Think back to the last time you were really looking forward to something. Maybe it was a vacation at an amazing resort, a great dinner out, or buying a new piece of state of the art electronics. Oh, the anticipation leading up to the event!...Your life will be so much better!...Did the reality live up to your expectations? Far too often the answer is a flat out “no”. Usually because the hype was far greater than the actual product.
A few years ago I decided to finally indulge in my dream to spend a week being pampered at a luxury spa. I researched all sorts of options all over the country, booked my airfare and ground transportation, and could hardly wait to go! The spa in Utah advertised world-class service, gourmet food, spectacular views and a top-notch spa. From the moment I arrived at the resort I felt my excitement turn into deep disappointment. The reception lobby had stark white walls, rental quality furniture and employees that looked less than thrilled to be there. The spa featured fluorescent lighting, blaring rock music, and really nothing resembling “top-notch”. Without access to a computer or a vehicle, I quickly phoned a friend who gladly helped me research other nearby spas where I might escape.
In my consulting practice, delivering on your brand is one of the top areas I stress to business owners and employees, because there’s always another company around the corner who will gladly take your dissatisfied customers. For that reason, I’ve put together a few tips to help you assess your business and see where there may be opportunities to enhance your image.
Tip 1. Clearly reflect your brand. Once you have defined how you want your company to be perceived, use your brand as a filter for everything your customer encounters. In other words, if you are a spa and you’re advertising luxury and pampering, that should be the overriding theme at your establishment. Your furnishings should be lush and your staff should actually “pamper” your clients. You could certainly add additional elements such as hiking and exercise classes but they should not be the focus. Simply put, give your customers what they came for.
Tip 2. Think of your business as an “experience”. In my many years with Anheuser-Busch Theme Parks, I often encouraged my creative teams to look at every detail our guests encountered. From parking the car in the morning to leaving late in the evening there were hundreds of “experiences” that could make or break a great day. Take a look around your business and “see it” through your customer’s eyes. If you were the customer, would you appreciate the overall experience? Are you delivering on your brand or is it time to add some new and improved elements to your offerings?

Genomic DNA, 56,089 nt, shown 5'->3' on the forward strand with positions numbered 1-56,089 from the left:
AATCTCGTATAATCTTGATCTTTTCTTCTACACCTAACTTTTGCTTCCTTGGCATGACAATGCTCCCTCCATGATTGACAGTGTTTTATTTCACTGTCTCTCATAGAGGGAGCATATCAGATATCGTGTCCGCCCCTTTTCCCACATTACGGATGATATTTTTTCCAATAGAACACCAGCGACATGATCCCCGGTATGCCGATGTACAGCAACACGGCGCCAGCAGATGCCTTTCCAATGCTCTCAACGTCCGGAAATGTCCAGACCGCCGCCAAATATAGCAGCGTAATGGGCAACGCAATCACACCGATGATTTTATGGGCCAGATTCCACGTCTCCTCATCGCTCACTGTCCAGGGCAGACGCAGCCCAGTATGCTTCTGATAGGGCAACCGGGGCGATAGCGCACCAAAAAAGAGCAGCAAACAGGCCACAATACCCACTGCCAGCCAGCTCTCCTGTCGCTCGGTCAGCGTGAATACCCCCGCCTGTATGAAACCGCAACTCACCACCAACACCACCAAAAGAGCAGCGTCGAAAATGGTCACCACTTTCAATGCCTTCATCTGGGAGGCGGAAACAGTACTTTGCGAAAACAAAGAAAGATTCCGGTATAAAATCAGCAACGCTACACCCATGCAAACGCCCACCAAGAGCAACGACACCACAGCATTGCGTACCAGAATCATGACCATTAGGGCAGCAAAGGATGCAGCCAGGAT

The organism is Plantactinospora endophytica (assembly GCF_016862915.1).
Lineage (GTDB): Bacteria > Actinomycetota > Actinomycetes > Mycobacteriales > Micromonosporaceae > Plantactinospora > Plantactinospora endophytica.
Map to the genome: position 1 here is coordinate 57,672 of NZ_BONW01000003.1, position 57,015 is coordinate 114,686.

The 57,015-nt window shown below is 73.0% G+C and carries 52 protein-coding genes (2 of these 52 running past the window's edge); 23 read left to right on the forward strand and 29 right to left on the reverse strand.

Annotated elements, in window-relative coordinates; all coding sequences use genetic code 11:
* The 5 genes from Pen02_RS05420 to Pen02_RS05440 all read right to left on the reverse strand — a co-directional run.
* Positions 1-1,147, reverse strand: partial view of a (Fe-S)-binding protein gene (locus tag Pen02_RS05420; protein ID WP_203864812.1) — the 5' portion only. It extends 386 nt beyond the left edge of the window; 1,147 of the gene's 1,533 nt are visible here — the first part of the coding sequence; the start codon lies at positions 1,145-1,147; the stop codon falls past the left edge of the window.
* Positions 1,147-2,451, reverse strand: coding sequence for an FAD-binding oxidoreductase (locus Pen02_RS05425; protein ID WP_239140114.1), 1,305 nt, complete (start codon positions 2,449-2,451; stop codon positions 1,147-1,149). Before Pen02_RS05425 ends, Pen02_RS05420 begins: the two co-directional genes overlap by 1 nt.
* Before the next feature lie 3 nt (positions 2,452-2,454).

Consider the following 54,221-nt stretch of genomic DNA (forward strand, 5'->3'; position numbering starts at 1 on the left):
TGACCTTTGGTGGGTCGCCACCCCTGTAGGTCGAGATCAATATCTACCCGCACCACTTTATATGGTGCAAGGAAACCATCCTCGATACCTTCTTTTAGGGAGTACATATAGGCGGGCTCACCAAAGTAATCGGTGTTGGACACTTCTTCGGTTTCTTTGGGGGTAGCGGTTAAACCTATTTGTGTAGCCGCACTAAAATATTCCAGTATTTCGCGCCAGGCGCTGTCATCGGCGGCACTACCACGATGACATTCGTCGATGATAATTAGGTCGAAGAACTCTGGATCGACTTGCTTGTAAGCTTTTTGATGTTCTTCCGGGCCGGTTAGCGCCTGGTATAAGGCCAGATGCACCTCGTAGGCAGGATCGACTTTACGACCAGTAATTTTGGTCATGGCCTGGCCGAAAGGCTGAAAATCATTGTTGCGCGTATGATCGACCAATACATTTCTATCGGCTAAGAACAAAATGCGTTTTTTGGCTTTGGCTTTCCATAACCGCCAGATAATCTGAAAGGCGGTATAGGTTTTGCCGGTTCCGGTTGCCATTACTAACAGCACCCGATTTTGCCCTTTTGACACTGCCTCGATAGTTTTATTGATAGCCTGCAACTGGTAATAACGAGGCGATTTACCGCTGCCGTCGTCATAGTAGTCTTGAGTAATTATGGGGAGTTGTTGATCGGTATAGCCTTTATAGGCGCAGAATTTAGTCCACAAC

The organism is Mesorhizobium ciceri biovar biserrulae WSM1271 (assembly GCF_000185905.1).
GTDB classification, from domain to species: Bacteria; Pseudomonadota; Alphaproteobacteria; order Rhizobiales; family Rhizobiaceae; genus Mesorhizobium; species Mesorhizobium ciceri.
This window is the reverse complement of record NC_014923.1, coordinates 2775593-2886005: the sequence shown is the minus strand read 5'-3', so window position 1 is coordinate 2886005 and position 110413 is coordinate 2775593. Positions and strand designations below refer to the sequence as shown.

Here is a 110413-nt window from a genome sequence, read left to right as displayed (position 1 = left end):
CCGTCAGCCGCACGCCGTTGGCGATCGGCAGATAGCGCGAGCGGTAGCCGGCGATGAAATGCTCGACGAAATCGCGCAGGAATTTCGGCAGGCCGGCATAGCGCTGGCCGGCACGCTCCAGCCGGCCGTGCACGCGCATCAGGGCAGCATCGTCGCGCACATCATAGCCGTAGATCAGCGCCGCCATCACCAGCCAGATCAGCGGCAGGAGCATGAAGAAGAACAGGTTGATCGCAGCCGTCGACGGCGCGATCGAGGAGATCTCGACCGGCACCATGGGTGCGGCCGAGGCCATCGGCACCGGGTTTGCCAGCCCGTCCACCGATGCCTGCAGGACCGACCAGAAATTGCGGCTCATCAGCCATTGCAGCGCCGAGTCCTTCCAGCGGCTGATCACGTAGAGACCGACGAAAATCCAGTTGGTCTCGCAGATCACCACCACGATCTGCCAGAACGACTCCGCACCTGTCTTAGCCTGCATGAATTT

Tip 3. Your employees are a reflection of your brand. Whether we’re talking about a doctor’s office, restaurant, or call center, your customers expect great service from everyone in your company. If your receptionist or other employees are rude or unknowledgeable your customers will view your overall business in that light and sales will likely suffer.
Tip 4. Develop opportunities for emotional connections. Put some time into understanding how your customers might hope to “feel” as a result of doing business with you. In other words, do you want them to feel energized, comfortable, relieved, rested, in “good hands”? You can influence your customer’s ability to “connect” to your business through the use of appropriate background music, lighting, paint colors, artwork, and your employee’s interactions with your customers. Think about how much a soundtrack can enhance a movie (whether it’s romantic or action packed). If you walked into a nightclub that didn’t feature great music and attractive lighting, would you want to stay and order drink? It’s very often the “feeling” we experience that prompts us to either move on or stay and indulge.
Most of the tips I’ve mentioned can be addressed with modest impact on your budget and high return on your investment through increased customer retention...now that’s working InBliss!
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